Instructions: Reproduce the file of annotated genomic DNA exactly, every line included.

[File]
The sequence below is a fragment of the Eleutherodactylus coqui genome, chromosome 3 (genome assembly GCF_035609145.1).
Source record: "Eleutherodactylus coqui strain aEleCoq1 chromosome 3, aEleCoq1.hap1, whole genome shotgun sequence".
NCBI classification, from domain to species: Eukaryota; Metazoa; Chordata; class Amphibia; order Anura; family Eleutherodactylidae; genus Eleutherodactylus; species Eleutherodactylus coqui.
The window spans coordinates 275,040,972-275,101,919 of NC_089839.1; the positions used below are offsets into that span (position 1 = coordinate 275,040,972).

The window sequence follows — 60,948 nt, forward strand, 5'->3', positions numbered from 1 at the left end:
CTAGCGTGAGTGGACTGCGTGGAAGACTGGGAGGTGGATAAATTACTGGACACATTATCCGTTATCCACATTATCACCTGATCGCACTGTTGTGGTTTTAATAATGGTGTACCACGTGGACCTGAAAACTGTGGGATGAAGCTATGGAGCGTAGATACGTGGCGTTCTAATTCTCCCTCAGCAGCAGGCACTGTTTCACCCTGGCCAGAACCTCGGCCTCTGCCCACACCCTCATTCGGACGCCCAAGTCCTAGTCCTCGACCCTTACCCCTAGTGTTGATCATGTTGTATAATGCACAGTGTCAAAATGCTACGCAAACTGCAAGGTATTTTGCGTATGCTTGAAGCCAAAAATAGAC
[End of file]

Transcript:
The sequence below is a fragment of the Eleutherodactylus coqui genome, chromosome 3 (genome assembly GCF_035609145.1).
Source record: "Eleutherodactylus coqui strain aEleCoq1 chromosome 3, aEleCoq1.hap1, whole genome shotgun sequence".
NCBI classification, from domain to species: Eukaryota; Metazoa; Chordata; class Amphibia; order Anura; family Eleutherodactylidae; genus Eleutherodactylus; species Eleutherodactylus coqui.
The window spans coordinates 275,040,972-275,101,919 of NC_089839.1; the positions used below are offsets into that span (position 1 = coordinate 275,040,972).

The window sequence follows — 60,948 nt, forward strand, 5'->3', positions numbered from 1 at the left end:
CTAGCGTGAGTGGACTGCGTGGAAGACTGGGAGGTGGATAAATTACTGGACACATTATCCGTTATCCACATTATCACCTGATCGCACTGTTGTGGTTTTAATAATGGTGTACCACGTGGACCTGAAAACTGTGGGATGAAGCTATGGAGCGTAGATACGTGGCGTTCTAATTCTCCCTCAGCAGCAGGCACTGTTTCACCCTGGCCAGAACCTCGGCCTCTGCCCACACCCTCATTCGGACGCCCAAGTCCTAGTCCTCGACCCTTACCCCTAGTGTTGATCATGTTGTATAATGCACAGTGTCAAAATGCTACGCAAACTGCAAGGTATTTTGCGTATGCTTGAAGCCAAAAATAGAC